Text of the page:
Published Online: February 6, 2007
Published in Print: February 7, 2007, as Ocean State Executive Offers Sweeping School Policy Vision

State of the States

Ocean State Executive Offers Sweeping School Policy Vision

Article Tools
  • PrintPrinter-Friendly
  • EmailEmail Article
  • ReprintReprints

Rhode Island

While boasting of recent improvements in student performance in his state, Rhode Island Gov. Donald L. Carcieri used his fifth State of the State address to call for sweeping policy changes to make further progress.

In the Jan. 30 speech, he said he would form a group including business, labor, and political leaders to craft a 21st Century Education Plan focusing on school finance, teacher quality and compensation, and urban schools.

Gov. Donald L. Carcieri

“The state needs to drive this effort on a new, more coordinated basis,” said the second-term Republican.

On finance, Mr. Carcieri said the group must find a way to control spending on special education, and he urged districts to collaborate in purchasing to bring down costs. He also said he’d consider a statewide teachers’ contract.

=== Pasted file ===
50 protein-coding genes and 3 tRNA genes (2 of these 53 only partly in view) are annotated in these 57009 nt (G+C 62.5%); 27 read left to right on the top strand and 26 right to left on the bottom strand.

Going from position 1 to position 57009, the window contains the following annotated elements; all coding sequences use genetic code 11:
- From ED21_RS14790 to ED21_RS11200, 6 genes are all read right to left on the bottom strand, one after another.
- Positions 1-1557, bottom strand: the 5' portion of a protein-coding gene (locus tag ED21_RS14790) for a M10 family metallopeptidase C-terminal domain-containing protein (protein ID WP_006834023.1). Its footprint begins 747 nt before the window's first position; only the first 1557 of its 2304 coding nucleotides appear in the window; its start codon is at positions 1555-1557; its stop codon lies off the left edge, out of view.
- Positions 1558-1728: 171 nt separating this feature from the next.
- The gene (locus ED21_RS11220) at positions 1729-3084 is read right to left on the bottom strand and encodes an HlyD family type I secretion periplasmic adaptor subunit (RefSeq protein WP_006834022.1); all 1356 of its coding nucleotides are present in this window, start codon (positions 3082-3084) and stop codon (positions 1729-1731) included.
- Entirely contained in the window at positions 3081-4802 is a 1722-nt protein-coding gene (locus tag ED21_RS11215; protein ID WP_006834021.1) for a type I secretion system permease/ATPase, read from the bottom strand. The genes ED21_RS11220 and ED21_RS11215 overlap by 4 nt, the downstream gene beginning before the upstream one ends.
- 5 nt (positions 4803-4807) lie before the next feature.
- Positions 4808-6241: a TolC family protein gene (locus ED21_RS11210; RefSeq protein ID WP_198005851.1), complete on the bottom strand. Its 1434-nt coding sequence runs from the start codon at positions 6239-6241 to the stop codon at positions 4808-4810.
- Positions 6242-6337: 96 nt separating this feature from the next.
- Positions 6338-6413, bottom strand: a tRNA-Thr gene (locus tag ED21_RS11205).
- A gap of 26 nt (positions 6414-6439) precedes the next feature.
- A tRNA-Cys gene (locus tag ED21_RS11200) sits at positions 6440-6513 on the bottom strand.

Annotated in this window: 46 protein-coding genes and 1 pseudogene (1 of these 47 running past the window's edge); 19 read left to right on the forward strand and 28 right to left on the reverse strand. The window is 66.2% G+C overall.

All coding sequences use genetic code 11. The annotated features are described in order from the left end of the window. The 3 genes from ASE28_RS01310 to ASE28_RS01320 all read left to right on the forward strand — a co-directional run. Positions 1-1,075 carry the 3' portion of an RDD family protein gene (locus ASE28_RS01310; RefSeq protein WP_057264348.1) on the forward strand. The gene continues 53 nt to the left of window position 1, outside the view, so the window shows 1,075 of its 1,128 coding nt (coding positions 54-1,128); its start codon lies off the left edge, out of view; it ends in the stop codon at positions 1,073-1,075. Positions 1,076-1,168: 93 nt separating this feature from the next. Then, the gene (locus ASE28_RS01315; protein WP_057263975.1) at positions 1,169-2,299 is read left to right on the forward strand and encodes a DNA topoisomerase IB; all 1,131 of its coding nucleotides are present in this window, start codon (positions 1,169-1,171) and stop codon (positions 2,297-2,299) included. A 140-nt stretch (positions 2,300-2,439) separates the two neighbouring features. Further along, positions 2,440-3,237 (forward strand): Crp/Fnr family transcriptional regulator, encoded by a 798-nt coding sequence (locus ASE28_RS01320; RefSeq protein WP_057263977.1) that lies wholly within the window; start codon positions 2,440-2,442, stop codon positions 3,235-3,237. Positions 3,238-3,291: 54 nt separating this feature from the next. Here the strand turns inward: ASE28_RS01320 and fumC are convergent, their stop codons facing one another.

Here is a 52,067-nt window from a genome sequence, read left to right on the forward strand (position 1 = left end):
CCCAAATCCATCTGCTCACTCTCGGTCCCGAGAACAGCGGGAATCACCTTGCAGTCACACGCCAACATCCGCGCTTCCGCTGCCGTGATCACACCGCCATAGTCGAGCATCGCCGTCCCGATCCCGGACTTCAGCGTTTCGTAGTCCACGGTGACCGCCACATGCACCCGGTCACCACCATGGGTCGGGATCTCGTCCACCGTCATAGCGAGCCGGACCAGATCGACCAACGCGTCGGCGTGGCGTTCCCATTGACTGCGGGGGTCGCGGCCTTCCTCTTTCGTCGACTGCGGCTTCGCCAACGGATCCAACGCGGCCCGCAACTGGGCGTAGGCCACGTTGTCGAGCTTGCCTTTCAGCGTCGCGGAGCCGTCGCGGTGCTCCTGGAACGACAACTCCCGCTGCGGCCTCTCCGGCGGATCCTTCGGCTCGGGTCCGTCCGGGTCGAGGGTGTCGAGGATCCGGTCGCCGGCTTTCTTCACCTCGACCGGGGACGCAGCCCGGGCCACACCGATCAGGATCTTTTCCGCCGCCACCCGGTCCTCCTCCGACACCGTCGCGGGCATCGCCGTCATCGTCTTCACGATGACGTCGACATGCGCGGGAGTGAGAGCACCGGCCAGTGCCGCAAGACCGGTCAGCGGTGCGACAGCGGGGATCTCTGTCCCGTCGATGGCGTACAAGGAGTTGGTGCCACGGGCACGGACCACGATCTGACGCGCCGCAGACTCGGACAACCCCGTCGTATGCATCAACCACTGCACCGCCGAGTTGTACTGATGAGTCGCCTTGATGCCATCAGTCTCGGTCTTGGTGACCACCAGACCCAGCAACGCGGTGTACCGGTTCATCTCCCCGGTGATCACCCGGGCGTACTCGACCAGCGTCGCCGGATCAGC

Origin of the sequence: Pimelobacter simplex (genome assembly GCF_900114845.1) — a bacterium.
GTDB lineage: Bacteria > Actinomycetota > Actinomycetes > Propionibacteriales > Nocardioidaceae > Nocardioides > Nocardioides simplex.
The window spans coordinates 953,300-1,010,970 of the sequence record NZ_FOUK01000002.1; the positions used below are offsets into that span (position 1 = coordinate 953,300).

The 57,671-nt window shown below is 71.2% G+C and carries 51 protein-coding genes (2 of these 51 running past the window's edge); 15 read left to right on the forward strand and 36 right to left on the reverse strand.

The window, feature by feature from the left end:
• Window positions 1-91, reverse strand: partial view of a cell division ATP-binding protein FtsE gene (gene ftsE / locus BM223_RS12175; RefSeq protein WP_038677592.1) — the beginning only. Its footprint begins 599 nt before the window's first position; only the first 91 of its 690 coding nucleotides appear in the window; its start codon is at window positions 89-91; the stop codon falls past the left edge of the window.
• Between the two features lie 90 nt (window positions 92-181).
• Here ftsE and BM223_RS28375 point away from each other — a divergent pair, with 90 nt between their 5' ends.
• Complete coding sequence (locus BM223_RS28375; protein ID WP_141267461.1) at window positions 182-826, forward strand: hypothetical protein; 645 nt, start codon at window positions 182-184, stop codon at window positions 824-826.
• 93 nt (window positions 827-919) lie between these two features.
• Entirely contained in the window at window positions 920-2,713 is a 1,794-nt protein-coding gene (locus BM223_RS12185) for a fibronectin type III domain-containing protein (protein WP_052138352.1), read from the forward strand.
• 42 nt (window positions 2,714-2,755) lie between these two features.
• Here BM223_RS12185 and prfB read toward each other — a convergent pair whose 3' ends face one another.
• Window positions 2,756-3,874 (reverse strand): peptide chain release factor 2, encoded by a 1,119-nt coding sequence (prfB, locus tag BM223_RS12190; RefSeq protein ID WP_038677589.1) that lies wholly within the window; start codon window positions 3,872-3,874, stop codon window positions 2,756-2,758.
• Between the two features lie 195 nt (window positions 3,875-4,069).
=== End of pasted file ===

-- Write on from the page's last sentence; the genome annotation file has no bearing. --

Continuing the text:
To improve teaching, Gov. Carcieri said the state needs new systems to evaluate educators, reward good performance, and provide professional support. “We need to have our best teachers working where the needs are highest,” he said.

A key to helping city schools, the governor said, is greater statewide agreement on how to teach English-language learners, and he said he favored what he called “total immersion,” as the quickest way to boost skills.

Mr. Carcieri also announced a new partnership in which the University of Rhode Island would help restructure a struggling high school in Central Falls. And he called for lifting a moratorium on new charter schools in the state.

“We owe it to these children to provide that opportunity,” he said.

For More Info
Read a complete transcript of Gov. Donald Carcieri's 2007 State of the State address. Posted by Rhode Island's Office of the Governor. Requires Adobe Acrobat Reader

Vol. 26, Issue 22, Page 17

Related Stories

Back to Top Back to Top

Most Popular Stories

Viewed

Emailed

Recommended

Commented